Influencing How Students Discuss Content

There's a good resource for faculty called The Teaching Professor Blog. This blog provides relatively short posts about various aspects of higher education instruction. The latest post, about influencing how students discuss content, provides some great food for thought.

A key distinction is between "answer-making" versus "sense-making" in student discussions. The author writes:

In the answer-making mode, students “are usually trying to come to the explanation that they think the teacher wants to hear rather than coming to an explanation that makes sense to the student.” (p. 15) And here researchers found something interesting. In some of these courses, the clicker questions counted for extra credit, with correct answers counting more than incorrect ones. In another course, clicker questions also counted for extra credit, but whether the answer was right or wrong didn’t matter. In that course, the instructor also emphasized reasoning, telling students to share their reasons with each other and asking for their explanations in whole-class discussions. Students in that course rated sense-making as more important than answer-making.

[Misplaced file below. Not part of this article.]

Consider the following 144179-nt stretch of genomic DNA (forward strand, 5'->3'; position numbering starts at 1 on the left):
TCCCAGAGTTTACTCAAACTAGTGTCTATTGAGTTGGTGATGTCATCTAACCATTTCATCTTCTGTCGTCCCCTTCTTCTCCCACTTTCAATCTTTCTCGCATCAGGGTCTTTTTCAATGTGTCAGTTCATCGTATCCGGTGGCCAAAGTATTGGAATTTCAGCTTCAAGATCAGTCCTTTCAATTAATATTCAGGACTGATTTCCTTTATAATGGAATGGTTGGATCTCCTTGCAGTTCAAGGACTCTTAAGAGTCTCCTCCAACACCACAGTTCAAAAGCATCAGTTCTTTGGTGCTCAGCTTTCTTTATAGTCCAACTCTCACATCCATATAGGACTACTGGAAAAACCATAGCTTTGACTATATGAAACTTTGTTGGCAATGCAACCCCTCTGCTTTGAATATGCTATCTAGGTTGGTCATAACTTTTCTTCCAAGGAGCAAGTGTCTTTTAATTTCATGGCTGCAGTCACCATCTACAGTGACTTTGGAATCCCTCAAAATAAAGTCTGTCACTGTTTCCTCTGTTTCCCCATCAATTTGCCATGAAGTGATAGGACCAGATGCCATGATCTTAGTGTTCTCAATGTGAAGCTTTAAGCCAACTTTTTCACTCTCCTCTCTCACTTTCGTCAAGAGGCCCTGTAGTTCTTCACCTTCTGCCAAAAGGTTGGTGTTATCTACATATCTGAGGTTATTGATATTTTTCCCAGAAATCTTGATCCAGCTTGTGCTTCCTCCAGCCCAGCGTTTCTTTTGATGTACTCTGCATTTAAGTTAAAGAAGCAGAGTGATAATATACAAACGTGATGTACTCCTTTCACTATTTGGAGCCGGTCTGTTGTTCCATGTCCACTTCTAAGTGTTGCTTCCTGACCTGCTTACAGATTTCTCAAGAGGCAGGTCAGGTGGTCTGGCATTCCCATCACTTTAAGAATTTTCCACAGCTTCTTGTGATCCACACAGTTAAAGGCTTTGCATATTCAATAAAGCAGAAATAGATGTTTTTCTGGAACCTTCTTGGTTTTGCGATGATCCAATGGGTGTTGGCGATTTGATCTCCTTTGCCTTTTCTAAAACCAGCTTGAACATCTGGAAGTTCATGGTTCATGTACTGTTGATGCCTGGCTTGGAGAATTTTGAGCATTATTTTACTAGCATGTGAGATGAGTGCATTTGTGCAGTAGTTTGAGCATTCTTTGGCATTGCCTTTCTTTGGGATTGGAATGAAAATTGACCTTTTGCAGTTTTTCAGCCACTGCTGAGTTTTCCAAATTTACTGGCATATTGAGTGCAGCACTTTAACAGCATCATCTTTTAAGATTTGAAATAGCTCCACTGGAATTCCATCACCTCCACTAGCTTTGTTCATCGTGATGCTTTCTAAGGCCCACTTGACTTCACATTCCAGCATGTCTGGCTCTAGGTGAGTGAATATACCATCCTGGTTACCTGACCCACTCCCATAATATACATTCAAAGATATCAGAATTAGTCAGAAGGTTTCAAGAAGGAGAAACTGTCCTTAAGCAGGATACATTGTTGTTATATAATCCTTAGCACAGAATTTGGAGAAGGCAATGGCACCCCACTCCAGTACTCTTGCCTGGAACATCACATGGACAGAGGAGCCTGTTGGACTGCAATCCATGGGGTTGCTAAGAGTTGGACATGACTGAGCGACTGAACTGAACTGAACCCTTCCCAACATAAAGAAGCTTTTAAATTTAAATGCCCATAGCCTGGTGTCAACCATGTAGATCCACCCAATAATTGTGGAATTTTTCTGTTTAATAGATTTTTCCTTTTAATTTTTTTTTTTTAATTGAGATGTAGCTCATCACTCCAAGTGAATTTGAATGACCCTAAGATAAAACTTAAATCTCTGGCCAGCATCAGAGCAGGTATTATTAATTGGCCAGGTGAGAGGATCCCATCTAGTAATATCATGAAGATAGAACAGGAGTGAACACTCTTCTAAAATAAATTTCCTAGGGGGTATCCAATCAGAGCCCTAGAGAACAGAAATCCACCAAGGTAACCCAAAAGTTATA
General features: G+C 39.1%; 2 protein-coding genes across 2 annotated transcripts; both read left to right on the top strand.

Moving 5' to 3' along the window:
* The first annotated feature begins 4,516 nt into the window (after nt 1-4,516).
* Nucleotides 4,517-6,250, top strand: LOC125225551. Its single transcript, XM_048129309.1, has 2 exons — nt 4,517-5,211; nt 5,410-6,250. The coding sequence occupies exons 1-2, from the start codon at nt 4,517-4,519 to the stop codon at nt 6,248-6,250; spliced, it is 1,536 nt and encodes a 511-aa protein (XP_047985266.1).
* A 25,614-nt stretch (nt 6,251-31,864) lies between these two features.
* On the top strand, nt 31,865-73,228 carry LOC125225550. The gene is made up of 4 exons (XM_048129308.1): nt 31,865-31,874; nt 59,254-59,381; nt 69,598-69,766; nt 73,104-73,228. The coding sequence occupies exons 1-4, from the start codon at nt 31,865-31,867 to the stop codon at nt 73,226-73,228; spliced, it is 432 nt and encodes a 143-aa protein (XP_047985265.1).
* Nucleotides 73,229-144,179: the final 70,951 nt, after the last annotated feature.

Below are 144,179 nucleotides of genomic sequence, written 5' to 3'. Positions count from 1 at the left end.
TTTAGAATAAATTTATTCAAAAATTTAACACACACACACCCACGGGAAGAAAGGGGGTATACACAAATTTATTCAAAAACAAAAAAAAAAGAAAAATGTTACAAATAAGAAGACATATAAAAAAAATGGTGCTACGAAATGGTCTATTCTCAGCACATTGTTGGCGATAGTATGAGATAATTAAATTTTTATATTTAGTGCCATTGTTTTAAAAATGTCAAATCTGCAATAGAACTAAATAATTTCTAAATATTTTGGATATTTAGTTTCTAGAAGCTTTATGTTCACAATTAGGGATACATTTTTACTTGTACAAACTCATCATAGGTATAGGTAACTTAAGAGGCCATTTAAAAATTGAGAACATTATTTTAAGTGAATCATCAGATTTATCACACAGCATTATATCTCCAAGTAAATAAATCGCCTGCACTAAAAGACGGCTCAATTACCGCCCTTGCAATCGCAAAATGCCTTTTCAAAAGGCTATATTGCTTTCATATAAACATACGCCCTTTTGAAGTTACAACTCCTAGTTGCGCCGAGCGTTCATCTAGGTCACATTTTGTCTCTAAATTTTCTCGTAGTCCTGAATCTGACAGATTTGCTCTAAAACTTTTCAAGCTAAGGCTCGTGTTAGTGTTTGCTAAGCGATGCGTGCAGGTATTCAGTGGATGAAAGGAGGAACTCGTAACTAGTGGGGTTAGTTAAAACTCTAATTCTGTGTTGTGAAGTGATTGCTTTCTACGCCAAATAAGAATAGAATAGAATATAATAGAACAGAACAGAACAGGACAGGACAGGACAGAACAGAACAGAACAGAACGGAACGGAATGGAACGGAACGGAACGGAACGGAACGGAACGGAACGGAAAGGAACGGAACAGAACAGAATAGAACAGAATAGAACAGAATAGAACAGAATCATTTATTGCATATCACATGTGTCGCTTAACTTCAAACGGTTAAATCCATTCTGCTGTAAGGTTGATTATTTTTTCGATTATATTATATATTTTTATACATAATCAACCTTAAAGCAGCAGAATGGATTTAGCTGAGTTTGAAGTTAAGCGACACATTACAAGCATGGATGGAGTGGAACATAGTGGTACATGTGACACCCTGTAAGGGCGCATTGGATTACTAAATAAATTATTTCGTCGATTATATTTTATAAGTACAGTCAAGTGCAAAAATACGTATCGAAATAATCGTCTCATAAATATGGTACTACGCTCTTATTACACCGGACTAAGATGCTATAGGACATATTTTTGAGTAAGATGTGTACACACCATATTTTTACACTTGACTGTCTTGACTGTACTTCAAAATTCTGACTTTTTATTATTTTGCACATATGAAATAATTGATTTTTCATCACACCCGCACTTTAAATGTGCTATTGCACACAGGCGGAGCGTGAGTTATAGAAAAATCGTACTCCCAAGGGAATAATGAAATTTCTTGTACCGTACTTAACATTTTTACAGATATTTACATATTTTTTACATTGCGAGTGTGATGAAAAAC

To read the full post, and to see references to the relevant research, use this link: